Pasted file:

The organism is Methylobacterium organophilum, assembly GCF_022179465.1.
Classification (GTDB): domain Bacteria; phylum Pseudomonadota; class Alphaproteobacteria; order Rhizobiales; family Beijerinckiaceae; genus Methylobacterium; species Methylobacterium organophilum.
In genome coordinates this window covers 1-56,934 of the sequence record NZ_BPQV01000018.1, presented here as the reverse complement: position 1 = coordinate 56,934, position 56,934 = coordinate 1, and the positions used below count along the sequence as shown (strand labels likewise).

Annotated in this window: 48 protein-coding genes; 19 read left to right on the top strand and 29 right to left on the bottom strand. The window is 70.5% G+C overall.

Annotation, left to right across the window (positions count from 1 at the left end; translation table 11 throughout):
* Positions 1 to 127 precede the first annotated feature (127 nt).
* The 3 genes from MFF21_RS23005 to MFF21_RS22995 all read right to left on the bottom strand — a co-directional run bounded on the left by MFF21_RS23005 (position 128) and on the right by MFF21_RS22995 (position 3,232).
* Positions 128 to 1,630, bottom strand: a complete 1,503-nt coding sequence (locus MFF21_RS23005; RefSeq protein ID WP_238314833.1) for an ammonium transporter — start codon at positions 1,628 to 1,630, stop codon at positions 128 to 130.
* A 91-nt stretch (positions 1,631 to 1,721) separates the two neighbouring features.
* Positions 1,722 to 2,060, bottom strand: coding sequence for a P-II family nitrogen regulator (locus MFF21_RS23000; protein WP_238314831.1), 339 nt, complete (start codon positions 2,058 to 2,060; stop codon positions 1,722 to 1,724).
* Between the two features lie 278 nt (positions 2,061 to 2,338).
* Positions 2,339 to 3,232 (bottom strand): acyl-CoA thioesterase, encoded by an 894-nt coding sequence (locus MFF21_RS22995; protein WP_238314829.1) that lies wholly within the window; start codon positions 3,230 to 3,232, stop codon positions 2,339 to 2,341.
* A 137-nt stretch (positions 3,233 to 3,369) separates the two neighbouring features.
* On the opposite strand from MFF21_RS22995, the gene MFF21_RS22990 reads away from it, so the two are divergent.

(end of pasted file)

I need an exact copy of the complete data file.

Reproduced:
The organism is Methylobacterium organophilum, assembly GCF_022179465.1.
Classification (GTDB): domain Bacteria; phylum Pseudomonadota; class Alphaproteobacteria; order Rhizobiales; family Beijerinckiaceae; genus Methylobacterium; species Methylobacterium organophilum.
In genome coordinates this window covers 1-56,934 of the sequence record NZ_BPQV01000018.1, presented here as the reverse complement: position 1 = coordinate 56,934, position 56,934 = coordinate 1, and the positions used below count along the sequence as shown (strand labels likewise).

Annotated in this window: 48 protein-coding genes; 19 read left to right on the top strand and 29 right to left on the bottom strand. The window is 70.5% G+C overall.

Annotation, left to right across the window (positions count from 1 at the left end; translation table 11 throughout):
* Positions 1 to 127 precede the first annotated feature (127 nt).
* The 3 genes from MFF21_RS23005 to MFF21_RS22995 all read right to left on the bottom strand — a co-directional run bounded on the left by MFF21_RS23005 (position 128) and on the right by MFF21_RS22995 (position 3,232).
* Positions 128 to 1,630, bottom strand: a complete 1,503-nt coding sequence (locus MFF21_RS23005; RefSeq protein ID WP_238314833.1) for an ammonium transporter — start codon at positions 1,628 to 1,630, stop codon at positions 128 to 130.
* A 91-nt stretch (positions 1,631 to 1,721) separates the two neighbouring features.
* Positions 1,722 to 2,060, bottom strand: coding sequence for a P-II family nitrogen regulator (locus MFF21_RS23000; protein WP_238314831.1), 339 nt, complete (start codon positions 2,058 to 2,060; stop codon positions 1,722 to 1,724).
* Between the two features lie 278 nt (positions 2,061 to 2,338).
* Positions 2,339 to 3,232 (bottom strand): acyl-CoA thioesterase, encoded by an 894-nt coding sequence (locus MFF21_RS22995; protein WP_238314829.1) that lies wholly within the window; start codon positions 3,230 to 3,232, stop codon positions 2,339 to 2,341.
* A 137-nt stretch (positions 3,233 to 3,369) separates the two neighbouring features.
* On the opposite strand from MFF21_RS22995, the gene MFF21_RS22990 reads away from it, so the two are divergent.